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Penn Program for Flourishing co-founders Faisal Khan and 2014 College graduate Laura Taylor presented on how positive psychology-based programming can benefit students at an Penn's Teach-In on March 20.

Credit: Biruk Tibebe

The Penn Program for Flourishing is an eight-week workshop that helps students thrive with the tools of positive psychology.

PP4F is a recent program that connects Penn students with mentors, including graduate students of the Master in Applied Positive Psychology at Penn, in weekly meetings that focus on wellness and building on one's own strengths. 

The founder of PP4F, Faisal Khan, is a 2011 Engineering and Wharton and 2017 Arts and Sciences graduate of MAPP. His collaborator in the program, 2014 Arts and Sciences graduate Laura Taylor, also graduated from the MAPP program.  

“We align the students with mentors who can talk to students about the skills learned in the workshops, or about life in general,” Khan said. “The mentors, by virtue of experience can give some good guidance to the students.”

Their exercises are based on the application of positive psychology theories, a field described as the science of human flourishing. 

“I have always seen the need both in the corporate world and outside of the corporate world for positive psychology to help live a life of well-being,” Khan said. “Positive psychology provides us with a solution as to how we can be more engaged at work, how to avoid being burnt out, how we can get fulfillment from the work that we do, and so that’s exactly what we’re trying to bring to the students here at the Penn community.”

Susie Patterson, a MAPP student and a mentor at PP4F, emphasized the applicable nature of the material taught in the workshop. 

“We rarely start with a positive psychology topic. We start with a life situation and then talk through it, pulling from positive psychology when it is helpful,” Patterson said. “This process allows us to not conform to a scientific approach, but rather use the science to support real life.”

Henry Edwards, also a mentor and MAPP student, agrees on how applicable positive psychology can be. “We apply things like mindfulness and gratitude exercises, also using tools from cognitive behavioral therapy like reframing,” he said. “With everyone I work with, there's a feeling that these are really applicable tools for anyone.”

The program is open to all Penn students, both undergraduates and graduates, with no selective application process. According to Khan, around 20 students attend the workshops each semester, with participation growing since its beginning in 2017.  Its fourth iteration will take place next semester

Khan and Taylor run this program separately in their own time, outside of their jobs, and they believe more funding would better support PP4F. 

“This program cannot run forever on a voluntary basis,” Khan said. “I have a hard time reaching out to a funder at the university to make this a permanent, sustainable initiative that’s available to a lot more students than it currently is.”

Despite being one of the only Ivy League institutions with a Positive Psychology Center, Penn undergraduates do not have access to the same large-scale classes in the field. Positive psychology classes at Harvard University and Yale University prove to be their most popular class among students.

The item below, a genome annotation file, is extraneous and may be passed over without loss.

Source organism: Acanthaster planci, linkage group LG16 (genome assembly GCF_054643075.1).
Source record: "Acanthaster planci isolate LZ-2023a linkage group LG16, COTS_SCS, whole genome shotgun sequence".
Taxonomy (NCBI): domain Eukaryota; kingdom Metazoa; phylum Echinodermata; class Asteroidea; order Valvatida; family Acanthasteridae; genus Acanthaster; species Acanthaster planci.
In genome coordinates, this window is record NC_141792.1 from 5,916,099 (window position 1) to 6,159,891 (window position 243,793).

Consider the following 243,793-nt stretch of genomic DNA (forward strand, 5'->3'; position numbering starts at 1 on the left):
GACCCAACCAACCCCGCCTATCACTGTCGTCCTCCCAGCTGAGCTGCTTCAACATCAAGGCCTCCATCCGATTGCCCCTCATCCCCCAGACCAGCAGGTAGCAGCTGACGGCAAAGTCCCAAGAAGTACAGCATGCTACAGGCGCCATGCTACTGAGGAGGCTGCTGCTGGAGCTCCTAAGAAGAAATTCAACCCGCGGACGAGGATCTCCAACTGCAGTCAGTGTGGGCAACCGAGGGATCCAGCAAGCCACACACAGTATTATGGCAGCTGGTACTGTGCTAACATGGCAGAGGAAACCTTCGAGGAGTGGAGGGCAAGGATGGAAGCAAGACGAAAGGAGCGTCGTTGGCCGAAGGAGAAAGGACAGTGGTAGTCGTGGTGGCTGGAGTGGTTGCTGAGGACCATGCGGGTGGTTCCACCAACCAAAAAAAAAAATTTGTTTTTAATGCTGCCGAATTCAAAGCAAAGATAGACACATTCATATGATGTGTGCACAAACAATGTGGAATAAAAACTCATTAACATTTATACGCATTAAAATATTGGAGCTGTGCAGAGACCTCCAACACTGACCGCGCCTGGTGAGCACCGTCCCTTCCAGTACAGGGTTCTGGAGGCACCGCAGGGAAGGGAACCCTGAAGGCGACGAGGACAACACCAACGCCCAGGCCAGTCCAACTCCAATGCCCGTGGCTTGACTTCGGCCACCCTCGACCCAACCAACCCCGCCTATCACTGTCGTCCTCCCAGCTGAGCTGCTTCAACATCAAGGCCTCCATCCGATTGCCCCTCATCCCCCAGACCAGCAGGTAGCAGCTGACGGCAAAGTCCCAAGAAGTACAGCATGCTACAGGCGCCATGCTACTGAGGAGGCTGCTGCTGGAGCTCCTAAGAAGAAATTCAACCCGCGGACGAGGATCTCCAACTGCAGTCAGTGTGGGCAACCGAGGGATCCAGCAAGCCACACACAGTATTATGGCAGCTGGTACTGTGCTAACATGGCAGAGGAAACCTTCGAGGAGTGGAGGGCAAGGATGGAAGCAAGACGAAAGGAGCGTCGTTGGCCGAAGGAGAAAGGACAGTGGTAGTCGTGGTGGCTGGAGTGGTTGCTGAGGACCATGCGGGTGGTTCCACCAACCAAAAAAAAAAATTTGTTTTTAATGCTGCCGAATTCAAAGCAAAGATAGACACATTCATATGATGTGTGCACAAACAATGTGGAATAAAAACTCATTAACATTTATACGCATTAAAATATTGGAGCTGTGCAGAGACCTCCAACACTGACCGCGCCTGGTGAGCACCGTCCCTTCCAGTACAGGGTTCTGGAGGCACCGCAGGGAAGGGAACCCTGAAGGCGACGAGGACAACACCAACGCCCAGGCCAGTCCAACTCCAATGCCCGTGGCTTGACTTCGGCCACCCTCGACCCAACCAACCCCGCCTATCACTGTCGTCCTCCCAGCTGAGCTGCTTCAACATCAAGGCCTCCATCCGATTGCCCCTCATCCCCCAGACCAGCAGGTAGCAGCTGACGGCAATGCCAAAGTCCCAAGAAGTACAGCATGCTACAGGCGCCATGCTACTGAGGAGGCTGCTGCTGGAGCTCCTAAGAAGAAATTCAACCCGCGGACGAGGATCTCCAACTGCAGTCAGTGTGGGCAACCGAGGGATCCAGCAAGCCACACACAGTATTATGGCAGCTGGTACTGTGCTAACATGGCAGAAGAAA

Penn’s Psychology Department offers courses in abnormal psychology and positive psychology to undergraduates, but they are not as large as those offered at Yale or Harvard. Abnormal psychology, for instance, was capped at 120 students this semester

Khan said he believes the program is potentially “even better” than a positive psychology course at Penn.

“The Penn Program for Flourishing is not a for-credit workshop, so it’s something the students are motivated on their own to do, something that the students say ‘yes’ to intrinsically,” Khan said.

College junior Vikki Kalbacher, who is enrolled in the current spring semester workshop, said the program is something she looks forward to every week. 

“I don't have to worry about judgment in that room,” she said. “Usually I get really anxious working with people I don't know well, especially when some of the content we engage with may be a bit more personal than content we discuss in an academic setting, but again, every one there is very trustworthy and I feel completely comfortable in the space.”

College senior Meghana Reddy added that attending the workshop helped her recognize her own values and strengths. “At Penn in general we don't really get to take classes where we learn about things introspectively,” she said. “I talk to my mentors and it helps me understand myself better, kind of like becoming more aware of yourself.”

Even though PP4F focuses on wellness, it does not have connections with Penn's Counseling and Psychological Services. However, Taylor and Khan both underlined CAPS’ importance. “Their services are deeply valuable and necessary,” Taylor said. “PP4F is designed to align with their efforts to enhance and cultivate mental and emotional well-being on campus.”

“The University of Pennsylvania has a unique opportunity to become a leader in student well-being,” Taylor added. “The strengths, network, resources, and research of positive psychology are here to help, and the PP4F hopes to be a supportive part of the campaign for wellness on campus.”

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